Ghana: A glimmer of hope emerging from Africa

The great historian A.J.P. Taylor, writing about 19th century European diplomacy, used words to the effect that “it would be tiresome, if every time a rule was established for the period, we had to add ‘except for the Italians’.” For the past generation, as benchmark after benchmark was passed in world economic development, climate control or population growth, we had to say “except for Africa”. The continent was off all the charts.

Now, perhaps that sad era is drawing to a close, at least for that part of the continent at or north of the Equator. South of it, the sad tale moves on: a cholera epidemic and inflation at a rate not seen since Weimar Germany in the 1920s besieges Zimbabwe, while AIDS continues to ravage the rest of the roads-connected region.

The health choices (or lack of choices) in Southern Africa since the 1980s were so dumb that the roll-out of consequences will be there for another 50 years — 250,000 unnecessary deaths in South Africa alone because then president Thabo Mbeki played ostrich.

The election this past week and the run-off now in Ghana bears watching. That state always saw itself as the “beacon for Africa”, being the first black state to attain independence, in 1957. But it was led by an ego-driven Marxist, Kwame Nkrumah, who didn’t waste any time bankrupting the state with harebrained schemes to industrialise it.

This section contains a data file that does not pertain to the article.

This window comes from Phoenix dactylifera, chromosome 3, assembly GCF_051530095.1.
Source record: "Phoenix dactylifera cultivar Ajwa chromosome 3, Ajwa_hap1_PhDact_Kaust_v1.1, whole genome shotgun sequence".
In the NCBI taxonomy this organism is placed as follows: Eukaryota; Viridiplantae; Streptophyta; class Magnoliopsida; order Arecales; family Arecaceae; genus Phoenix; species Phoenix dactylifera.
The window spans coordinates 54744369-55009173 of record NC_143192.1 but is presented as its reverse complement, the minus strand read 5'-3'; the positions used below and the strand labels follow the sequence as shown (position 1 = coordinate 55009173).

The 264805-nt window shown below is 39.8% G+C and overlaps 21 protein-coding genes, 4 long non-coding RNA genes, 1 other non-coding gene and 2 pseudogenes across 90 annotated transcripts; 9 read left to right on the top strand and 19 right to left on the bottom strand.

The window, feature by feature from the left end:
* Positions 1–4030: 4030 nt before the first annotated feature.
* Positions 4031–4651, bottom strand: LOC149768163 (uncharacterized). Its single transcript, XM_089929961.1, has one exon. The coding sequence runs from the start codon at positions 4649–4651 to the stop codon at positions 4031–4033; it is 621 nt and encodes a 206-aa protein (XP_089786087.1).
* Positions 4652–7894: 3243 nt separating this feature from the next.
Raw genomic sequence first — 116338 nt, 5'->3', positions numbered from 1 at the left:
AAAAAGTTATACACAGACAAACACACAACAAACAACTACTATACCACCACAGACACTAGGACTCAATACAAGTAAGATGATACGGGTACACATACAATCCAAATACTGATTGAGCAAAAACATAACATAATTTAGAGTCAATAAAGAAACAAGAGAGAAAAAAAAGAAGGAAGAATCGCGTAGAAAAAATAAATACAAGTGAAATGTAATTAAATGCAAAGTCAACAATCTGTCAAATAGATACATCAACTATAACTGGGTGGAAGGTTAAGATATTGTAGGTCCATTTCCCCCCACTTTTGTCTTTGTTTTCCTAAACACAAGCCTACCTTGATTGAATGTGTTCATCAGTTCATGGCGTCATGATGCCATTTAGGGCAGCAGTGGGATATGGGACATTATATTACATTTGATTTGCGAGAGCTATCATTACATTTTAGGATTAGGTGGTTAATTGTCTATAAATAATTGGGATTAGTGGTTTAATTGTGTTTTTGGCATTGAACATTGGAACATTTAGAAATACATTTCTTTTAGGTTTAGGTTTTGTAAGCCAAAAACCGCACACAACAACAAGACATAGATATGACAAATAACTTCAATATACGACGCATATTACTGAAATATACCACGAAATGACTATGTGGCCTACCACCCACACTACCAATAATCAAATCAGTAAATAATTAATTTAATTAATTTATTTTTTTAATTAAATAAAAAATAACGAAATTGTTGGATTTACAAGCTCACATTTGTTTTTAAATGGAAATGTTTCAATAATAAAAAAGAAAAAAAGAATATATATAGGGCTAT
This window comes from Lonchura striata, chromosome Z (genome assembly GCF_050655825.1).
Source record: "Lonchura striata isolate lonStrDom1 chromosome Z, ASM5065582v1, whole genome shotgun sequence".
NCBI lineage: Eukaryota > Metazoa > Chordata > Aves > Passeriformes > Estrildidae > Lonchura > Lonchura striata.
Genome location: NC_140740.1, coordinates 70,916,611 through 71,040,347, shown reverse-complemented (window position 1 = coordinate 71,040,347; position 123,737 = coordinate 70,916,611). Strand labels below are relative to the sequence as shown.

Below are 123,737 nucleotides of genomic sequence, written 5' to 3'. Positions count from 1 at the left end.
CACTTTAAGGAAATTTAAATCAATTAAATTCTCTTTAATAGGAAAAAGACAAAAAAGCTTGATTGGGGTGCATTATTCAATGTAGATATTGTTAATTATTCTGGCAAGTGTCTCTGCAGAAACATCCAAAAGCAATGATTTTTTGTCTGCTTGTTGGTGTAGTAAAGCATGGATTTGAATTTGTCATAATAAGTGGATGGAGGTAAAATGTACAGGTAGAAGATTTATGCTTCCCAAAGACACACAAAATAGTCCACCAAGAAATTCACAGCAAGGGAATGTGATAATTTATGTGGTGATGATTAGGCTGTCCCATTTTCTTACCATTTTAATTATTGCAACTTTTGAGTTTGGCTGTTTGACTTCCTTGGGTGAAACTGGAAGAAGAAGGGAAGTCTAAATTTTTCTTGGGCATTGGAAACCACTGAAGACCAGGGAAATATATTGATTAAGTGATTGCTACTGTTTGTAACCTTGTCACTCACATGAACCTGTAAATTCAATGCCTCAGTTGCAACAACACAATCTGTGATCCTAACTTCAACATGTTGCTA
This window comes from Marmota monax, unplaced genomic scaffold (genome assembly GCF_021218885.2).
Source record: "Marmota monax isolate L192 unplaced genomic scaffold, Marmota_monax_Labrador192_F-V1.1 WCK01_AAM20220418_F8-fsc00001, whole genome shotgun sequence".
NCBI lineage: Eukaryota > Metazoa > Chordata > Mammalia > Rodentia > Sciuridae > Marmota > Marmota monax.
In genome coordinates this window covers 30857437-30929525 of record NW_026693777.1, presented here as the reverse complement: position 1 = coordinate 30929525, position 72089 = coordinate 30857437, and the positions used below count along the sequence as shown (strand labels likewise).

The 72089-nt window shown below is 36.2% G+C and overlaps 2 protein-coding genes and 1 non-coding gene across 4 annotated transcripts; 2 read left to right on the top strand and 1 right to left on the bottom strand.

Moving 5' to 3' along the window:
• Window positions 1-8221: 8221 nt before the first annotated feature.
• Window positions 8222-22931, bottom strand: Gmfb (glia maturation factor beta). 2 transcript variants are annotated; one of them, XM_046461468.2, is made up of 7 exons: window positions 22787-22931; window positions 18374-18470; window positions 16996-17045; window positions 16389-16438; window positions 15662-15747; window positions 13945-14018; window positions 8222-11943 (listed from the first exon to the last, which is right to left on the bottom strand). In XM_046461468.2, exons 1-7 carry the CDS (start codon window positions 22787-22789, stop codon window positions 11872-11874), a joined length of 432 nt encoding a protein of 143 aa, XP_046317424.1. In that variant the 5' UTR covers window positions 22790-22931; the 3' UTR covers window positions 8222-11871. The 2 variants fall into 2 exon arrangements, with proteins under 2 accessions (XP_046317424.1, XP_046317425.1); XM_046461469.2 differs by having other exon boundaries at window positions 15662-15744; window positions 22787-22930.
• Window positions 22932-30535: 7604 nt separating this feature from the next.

The army and police overthrew him while he visited Hanoi in 1966 and there was brief hope, a flickering candle blown out by a succession of self-styled generals, culminating in another egomaniac who began his presidency by lining up the three living ex- presidents and executing them on the beach.

“If you think a state can’t go any lower when it hits bottom, watch Ghana,” a colleague of mine said. “It’s just started digging again.”

But eventually President Jerry Rawlings was forced by the democratic drum roll starting in Washington to concede elections, though he hovered over the head of his successor for years. President Bill Clinton wouldn’t even start his African visit in Ghana unless Rawlings publicly committed, in front of the American leader, to stepping down.

When the International Monetary Fund began supervising the Ghanaian recovery in 1980 it looked hopeless, because at the level to which the country had sunk even a rapid economic growth rate was hopelessly slow (six per cent of a US$100 per annum income is almost invisible).

But at a point in the late 1980s, Ghanaians began to feel the improvements. In 1992, Rawlings let politics flow and after “electing” himself couldn’t prevent a popular leader emerging from the long democratic tradition that opposed Nkrumah from independence.
Eventually Rawlings’s dark shadow receded.

Now, oil has been discovered on the western shores of the republic. Growth is self-sustaining. And a true leader has emerged. I have known Nana Akuffo Addo for 40 years and he represents a new level and style of professional attainment. His father was chief justice and president in the second republic, and while democracy waited in the wings Nana (chief) got himself educated in London and even had a stint at the posh Parisian firm Coudert Frres.